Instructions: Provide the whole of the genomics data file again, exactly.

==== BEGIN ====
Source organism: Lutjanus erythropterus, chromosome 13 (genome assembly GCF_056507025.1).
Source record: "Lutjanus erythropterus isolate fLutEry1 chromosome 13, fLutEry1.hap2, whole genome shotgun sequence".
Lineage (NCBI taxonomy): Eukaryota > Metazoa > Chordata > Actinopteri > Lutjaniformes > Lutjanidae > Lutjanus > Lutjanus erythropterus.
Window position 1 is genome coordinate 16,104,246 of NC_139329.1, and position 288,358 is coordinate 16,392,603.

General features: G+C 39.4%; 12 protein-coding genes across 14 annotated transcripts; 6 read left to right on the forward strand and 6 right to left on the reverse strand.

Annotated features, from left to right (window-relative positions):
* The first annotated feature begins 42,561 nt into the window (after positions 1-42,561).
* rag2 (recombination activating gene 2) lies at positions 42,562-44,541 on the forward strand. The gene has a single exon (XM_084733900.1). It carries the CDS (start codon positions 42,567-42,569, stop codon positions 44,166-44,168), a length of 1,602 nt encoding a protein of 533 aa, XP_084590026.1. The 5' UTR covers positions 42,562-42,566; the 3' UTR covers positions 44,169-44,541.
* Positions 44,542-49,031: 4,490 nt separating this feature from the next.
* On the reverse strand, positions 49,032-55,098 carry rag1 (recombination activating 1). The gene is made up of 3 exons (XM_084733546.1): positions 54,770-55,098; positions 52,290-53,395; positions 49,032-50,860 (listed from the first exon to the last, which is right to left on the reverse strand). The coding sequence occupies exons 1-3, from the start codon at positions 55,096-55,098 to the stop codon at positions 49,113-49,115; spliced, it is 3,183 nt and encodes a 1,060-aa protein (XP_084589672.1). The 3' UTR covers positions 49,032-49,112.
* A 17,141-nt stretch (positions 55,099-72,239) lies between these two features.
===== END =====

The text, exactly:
Source organism: Lutjanus erythropterus, chromosome 13 (genome assembly GCF_056507025.1).
Source record: "Lutjanus erythropterus isolate fLutEry1 chromosome 13, fLutEry1.hap2, whole genome shotgun sequence".
Lineage (NCBI taxonomy): Eukaryota > Metazoa > Chordata > Actinopteri > Lutjaniformes > Lutjanidae > Lutjanus > Lutjanus erythropterus.
Window position 1 is genome coordinate 16,104,246 of NC_139329.1, and position 288,358 is coordinate 16,392,603.

General features: G+C 39.4%; 12 protein-coding genes across 14 annotated transcripts; 6 read left to right on the forward strand and 6 right to left on the reverse strand.

Annotated features, from left to right (window-relative positions):
* The first annotated feature begins 42,561 nt into the window (after positions 1-42,561).
* rag2 (recombination activating gene 2) lies at positions 42,562-44,541 on the forward strand. The gene has a single exon (XM_084733900.1). It carries the CDS (start codon positions 42,567-42,569, stop codon positions 44,166-44,168), a length of 1,602 nt encoding a protein of 533 aa, XP_084590026.1. The 5' UTR covers positions 42,562-42,566; the 3' UTR covers positions 44,169-44,541.
* Positions 44,542-49,031: 4,490 nt separating this feature from the next.
* On the reverse strand, positions 49,032-55,098 carry rag1 (recombination activating 1). The gene is made up of 3 exons (XM_084733546.1): positions 54,770-55,098; positions 52,290-53,395; positions 49,032-50,860 (listed from the first exon to the last, which is right to left on the reverse strand). The coding sequence occupies exons 1-3, from the start codon at positions 55,096-55,098 to the stop codon at positions 49,113-49,115; spliced, it is 3,183 nt and encodes a 1,060-aa protein (XP_084589672.1). The 3' UTR covers positions 49,032-49,112.
* A 17,141-nt stretch (positions 55,099-72,239) lies between these two features.